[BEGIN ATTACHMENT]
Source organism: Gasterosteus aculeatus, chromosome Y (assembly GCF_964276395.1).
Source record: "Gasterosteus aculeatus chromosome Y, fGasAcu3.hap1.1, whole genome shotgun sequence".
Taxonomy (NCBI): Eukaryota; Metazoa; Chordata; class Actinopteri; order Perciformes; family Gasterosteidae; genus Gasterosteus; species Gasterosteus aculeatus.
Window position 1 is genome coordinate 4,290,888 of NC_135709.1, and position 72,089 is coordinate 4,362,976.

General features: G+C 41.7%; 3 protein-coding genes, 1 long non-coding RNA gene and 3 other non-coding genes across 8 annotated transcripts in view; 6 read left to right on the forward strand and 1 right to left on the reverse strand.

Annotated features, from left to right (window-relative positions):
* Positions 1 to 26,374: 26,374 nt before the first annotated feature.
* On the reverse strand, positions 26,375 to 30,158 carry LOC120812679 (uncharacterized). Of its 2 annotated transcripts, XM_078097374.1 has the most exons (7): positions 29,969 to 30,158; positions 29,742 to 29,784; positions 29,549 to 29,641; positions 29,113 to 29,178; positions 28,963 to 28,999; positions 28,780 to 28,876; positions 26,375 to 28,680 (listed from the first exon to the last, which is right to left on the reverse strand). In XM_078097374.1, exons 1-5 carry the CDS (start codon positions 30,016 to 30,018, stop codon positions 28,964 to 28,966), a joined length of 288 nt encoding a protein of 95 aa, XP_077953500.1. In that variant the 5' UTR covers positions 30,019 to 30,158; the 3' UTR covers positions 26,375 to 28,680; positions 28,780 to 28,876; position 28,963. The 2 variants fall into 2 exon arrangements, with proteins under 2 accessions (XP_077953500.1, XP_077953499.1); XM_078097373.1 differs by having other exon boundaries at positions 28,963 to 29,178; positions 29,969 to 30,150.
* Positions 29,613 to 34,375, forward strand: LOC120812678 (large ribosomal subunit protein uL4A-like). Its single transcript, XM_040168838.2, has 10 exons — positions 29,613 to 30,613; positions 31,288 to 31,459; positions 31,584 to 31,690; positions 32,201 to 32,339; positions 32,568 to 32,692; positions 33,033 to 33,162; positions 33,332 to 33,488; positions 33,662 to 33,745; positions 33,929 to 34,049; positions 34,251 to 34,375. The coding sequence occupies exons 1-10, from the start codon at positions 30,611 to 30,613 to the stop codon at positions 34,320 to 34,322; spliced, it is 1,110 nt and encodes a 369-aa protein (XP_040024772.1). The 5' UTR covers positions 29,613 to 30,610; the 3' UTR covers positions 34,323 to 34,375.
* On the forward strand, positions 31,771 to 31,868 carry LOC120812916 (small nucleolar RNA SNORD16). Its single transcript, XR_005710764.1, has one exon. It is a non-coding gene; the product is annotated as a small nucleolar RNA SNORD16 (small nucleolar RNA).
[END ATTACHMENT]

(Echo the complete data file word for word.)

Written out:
Source organism: Gasterosteus aculeatus, chromosome Y (assembly GCF_964276395.1).
Source record: "Gasterosteus aculeatus chromosome Y, fGasAcu3.hap1.1, whole genome shotgun sequence".
Taxonomy (NCBI): Eukaryota; Metazoa; Chordata; class Actinopteri; order Perciformes; family Gasterosteidae; genus Gasterosteus; species Gasterosteus aculeatus.
Window position 1 is genome coordinate 4,290,888 of NC_135709.1, and position 72,089 is coordinate 4,362,976.

General features: G+C 41.7%; 3 protein-coding genes, 1 long non-coding RNA gene and 3 other non-coding genes across 8 annotated transcripts in view; 6 read left to right on the forward strand and 1 right to left on the reverse strand.

Annotated features, from left to right (window-relative positions):
* Positions 1 to 26,374: 26,374 nt before the first annotated feature.
* On the reverse strand, positions 26,375 to 30,158 carry LOC120812679 (uncharacterized). Of its 2 annotated transcripts, XM_078097374.1 has the most exons (7): positions 29,969 to 30,158; positions 29,742 to 29,784; positions 29,549 to 29,641; positions 29,113 to 29,178; positions 28,963 to 28,999; positions 28,780 to 28,876; positions 26,375 to 28,680 (listed from the first exon to the last, which is right to left on the reverse strand). In XM_078097374.1, exons 1-5 carry the CDS (start codon positions 30,016 to 30,018, stop codon positions 28,964 to 28,966), a joined length of 288 nt encoding a protein of 95 aa, XP_077953500.1. In that variant the 5' UTR covers positions 30,019 to 30,158; the 3' UTR covers positions 26,375 to 28,680; positions 28,780 to 28,876; position 28,963. The 2 variants fall into 2 exon arrangements, with proteins under 2 accessions (XP_077953500.1, XP_077953499.1); XM_078097373.1 differs by having other exon boundaries at positions 28,963 to 29,178; positions 29,969 to 30,150.
* Positions 29,613 to 34,375, forward strand: LOC120812678 (large ribosomal subunit protein uL4A-like). Its single transcript, XM_040168838.2, has 10 exons — positions 29,613 to 30,613; positions 31,288 to 31,459; positions 31,584 to 31,690; positions 32,201 to 32,339; positions 32,568 to 32,692; positions 33,033 to 33,162; positions 33,332 to 33,488; positions 33,662 to 33,745; positions 33,929 to 34,049; positions 34,251 to 34,375. The coding sequence occupies exons 1-10, from the start codon at positions 30,611 to 30,613 to the stop codon at positions 34,320 to 34,322; spliced, it is 1,110 nt and encodes a 369-aa protein (XP_040024772.1). The 5' UTR covers positions 29,613 to 30,610; the 3' UTR covers positions 34,323 to 34,375.
* On the forward strand, positions 31,771 to 31,868 carry LOC120812916 (small nucleolar RNA SNORD16). Its single transcript, XR_005710764.1, has one exon. It is a non-coding gene; the product is annotated as a small nucleolar RNA SNORD16 (small nucleolar RNA).